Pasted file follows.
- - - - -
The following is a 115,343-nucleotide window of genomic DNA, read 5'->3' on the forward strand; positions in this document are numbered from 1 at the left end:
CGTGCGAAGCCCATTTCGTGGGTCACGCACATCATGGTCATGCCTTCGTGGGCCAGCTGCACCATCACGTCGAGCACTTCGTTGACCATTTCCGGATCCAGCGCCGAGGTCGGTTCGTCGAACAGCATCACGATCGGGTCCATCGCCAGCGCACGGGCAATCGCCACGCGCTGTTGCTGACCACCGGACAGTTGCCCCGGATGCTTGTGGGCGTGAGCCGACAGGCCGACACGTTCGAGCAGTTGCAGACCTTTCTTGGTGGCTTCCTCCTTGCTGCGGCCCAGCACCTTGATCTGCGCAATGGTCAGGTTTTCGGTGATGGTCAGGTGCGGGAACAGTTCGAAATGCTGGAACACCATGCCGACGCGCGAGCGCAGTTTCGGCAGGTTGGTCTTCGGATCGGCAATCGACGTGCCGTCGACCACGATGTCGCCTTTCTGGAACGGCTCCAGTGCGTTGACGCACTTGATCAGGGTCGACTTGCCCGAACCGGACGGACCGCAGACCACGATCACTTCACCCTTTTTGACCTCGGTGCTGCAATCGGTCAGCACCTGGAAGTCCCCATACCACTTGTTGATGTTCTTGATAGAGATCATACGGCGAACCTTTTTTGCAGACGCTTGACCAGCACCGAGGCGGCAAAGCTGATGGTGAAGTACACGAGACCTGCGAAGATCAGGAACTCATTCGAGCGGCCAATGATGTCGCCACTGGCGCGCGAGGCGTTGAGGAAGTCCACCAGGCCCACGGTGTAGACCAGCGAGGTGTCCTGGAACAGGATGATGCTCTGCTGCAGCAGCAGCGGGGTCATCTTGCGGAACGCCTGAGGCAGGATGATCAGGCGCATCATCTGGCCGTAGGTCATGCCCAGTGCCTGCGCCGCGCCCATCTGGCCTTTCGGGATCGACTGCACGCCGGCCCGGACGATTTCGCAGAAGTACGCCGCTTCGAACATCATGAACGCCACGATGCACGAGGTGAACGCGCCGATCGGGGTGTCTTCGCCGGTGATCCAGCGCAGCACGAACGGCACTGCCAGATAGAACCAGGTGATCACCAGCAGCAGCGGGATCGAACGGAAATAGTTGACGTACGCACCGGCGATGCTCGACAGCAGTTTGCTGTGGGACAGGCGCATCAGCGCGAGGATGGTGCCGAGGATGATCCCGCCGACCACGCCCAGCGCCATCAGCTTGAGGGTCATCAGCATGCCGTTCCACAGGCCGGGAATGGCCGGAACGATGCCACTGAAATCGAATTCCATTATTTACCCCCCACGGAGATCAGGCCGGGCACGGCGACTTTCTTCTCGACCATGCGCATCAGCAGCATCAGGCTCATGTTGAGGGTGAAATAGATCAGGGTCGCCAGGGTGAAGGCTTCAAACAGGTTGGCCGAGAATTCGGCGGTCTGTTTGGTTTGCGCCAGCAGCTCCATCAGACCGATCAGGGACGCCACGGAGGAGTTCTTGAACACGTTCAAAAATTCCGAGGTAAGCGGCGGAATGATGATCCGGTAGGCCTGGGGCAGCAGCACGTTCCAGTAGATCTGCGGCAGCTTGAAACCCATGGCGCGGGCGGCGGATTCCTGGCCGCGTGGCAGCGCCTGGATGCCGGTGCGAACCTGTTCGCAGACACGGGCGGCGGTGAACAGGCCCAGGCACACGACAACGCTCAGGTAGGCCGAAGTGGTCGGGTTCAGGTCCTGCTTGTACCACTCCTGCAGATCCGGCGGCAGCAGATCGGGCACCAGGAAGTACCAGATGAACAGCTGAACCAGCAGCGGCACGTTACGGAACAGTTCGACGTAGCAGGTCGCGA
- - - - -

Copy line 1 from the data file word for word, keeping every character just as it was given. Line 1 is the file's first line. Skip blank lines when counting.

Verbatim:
The following is a 115,343-nucleotide window of genomic DNA, read 5'->3' on the forward strand; positions in this document are numbered from 1 at the left end: